UNITED STATES of America, Plaintiff–Appellee v. David Eugene NICKLAS, Defendant–Appellant.
A jury found David Nicklas guilty of transmitting a facsimile communication containing a threat to injure in violation of 18 U.S.C. § 875(c). The district court1 sentenced Nicklas to forty-five months of imprisonment. Nicklas appeals his conviction raising three issues: (1) the district court erred when it allowed the government to redact the word “willfully” from the indictment in reference to Nicklas's state of mind when committing the crime; (2) the evidence was insufficient to support the verdict; and (3) the district court committed instructional error when it rejected Nicklas's proffered jury instruction on reasonable doubt. We affirm.
Sometime in 2008, Nicklas claims he received a vision that the mob purchased a property on his behalf in Rogers, Arkansas (the Rogers property). Following his vision, Nicklas wrote a series of letters to several people demanding they give him the deed to the Rogers property. The people Nicklas contacted included the developer of the Rogers property; the prosecutor for Benton County, Arkansas; the agent in charge of the Federal Bureau of Investigation (FBI) office in Little Rock, Arkansas; and the Inspector General of the Department of Justice in Washington, D.C. In these letters, Nicklas claimed he was personally responsible for costing organized crime over $1 billion, took credit for all the terrorists housed in Guantanamo Bay, and said he saved over 7,000 teenage girls who were kidnaped by the mob for prostitution and pornography. Nicklas claimed the mob placed the Rogers property in his name to implicate him in the mob's illegal activities, while at the same time claiming the mob intended to use the property as a drug and prostitution house.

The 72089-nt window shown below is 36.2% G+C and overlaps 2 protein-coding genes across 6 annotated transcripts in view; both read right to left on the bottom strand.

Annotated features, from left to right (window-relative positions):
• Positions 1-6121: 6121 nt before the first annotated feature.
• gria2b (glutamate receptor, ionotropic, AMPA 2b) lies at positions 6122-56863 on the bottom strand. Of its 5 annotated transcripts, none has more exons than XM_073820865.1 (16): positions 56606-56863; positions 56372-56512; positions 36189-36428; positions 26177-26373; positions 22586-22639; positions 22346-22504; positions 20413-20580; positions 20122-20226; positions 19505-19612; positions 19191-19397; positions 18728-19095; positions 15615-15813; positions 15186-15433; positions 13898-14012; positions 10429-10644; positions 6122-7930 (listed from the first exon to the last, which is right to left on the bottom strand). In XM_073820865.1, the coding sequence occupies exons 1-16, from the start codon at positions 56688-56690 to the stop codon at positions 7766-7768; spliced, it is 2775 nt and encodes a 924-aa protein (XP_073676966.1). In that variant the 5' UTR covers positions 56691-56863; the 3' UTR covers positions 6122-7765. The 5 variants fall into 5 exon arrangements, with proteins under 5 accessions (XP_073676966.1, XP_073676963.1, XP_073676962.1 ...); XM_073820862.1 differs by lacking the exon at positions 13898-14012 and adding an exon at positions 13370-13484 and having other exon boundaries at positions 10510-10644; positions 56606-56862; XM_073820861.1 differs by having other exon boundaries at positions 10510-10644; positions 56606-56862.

Nicklas sent a total of four letters to the Inspector General. The third letter, which Nicklas faxed to the Inspector General on September 28, 2008, contained a threat to kill FBI agents. Specifically, the letter stated the following: